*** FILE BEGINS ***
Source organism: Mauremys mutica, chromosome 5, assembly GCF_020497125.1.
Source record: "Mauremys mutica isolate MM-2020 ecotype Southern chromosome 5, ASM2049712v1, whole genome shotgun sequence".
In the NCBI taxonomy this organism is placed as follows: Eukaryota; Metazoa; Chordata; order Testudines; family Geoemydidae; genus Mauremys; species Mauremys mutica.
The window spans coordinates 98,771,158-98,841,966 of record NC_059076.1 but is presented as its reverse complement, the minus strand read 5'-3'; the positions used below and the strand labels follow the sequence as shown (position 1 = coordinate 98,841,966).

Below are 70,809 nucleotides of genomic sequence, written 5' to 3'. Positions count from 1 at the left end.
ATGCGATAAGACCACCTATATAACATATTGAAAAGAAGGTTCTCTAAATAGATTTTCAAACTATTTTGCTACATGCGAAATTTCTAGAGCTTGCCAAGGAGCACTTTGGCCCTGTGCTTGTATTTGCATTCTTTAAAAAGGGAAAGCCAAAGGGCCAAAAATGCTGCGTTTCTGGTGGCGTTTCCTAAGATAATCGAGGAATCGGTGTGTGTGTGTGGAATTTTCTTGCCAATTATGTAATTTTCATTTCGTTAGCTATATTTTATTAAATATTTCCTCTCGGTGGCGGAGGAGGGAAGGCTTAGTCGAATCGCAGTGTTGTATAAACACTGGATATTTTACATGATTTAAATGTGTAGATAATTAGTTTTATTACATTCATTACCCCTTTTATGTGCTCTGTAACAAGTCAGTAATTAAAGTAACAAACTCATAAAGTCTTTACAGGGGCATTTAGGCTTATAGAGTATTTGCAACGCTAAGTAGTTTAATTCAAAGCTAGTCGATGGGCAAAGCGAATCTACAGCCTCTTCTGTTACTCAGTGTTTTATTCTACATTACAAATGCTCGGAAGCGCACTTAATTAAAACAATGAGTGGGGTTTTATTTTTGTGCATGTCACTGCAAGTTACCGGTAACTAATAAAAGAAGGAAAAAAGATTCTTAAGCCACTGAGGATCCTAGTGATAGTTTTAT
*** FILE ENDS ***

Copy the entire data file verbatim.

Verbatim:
Source organism: Mauremys mutica, chromosome 5, assembly GCF_020497125.1.
Source record: "Mauremys mutica isolate MM-2020 ecotype Southern chromosome 5, ASM2049712v1, whole genome shotgun sequence".
In the NCBI taxonomy this organism is placed as follows: Eukaryota; Metazoa; Chordata; order Testudines; family Geoemydidae; genus Mauremys; species Mauremys mutica.
The window spans coordinates 98,771,158-98,841,966 of record NC_059076.1 but is presented as its reverse complement, the minus strand read 5'-3'; the positions used below and the strand labels follow the sequence as shown (position 1 = coordinate 98,841,966).

Below are 70,809 nucleotides of genomic sequence, written 5' to 3'. Positions count from 1 at the left end.
ATGCGATAAGACCACCTATATAACATATTGAAAAGAAGGTTCTCTAAATAGATTTTCAAACTATTTTGCTACATGCGAAATTTCTAGAGCTTGCCAAGGAGCACTTTGGCCCTGTGCTTGTATTTGCATTCTTTAAAAAGGGAAAGCCAAAGGGCCAAAAATGCTGCGTTTCTGGTGGCGTTTCCTAAGATAATCGAGGAATCGGTGTGTGTGTGTGGAATTTTCTTGCCAATTATGTAATTTTCATTTCGTTAGCTATATTTTATTAAATATTTCCTCTCGGTGGCGGAGGAGGGAAGGCTTAGTCGAATCGCAGTGTTGTATAAACACTGGATATTTTACATGATTTAAATGTGTAGATAATTAGTTTTATTACATTCATTACCCCTTTTATGTGCTCTGTAACAAGTCAGTAATTAAAGTAACAAACTCATAAAGTCTTTACAGGGGCATTTAGGCTTATAGAGTATTTGCAACGCTAAGTAGTTTAATTCAAAGCTAGTCGATGGGCAAAGCGAATCTACAGCCTCTTCTGTTACTCAGTGTTTTATTCTACATTACAAATGCTCGGAAGCGCACTTAATTAAAACAATGAGTGGGGTTTTATTTTTGTGCATGTCACTGCAAGTTACCGGTAACTAATAAAAGAAGGAAAAAAGATTCTTAAGCCACTGAGGATCCTAGTGATAGTTTTAT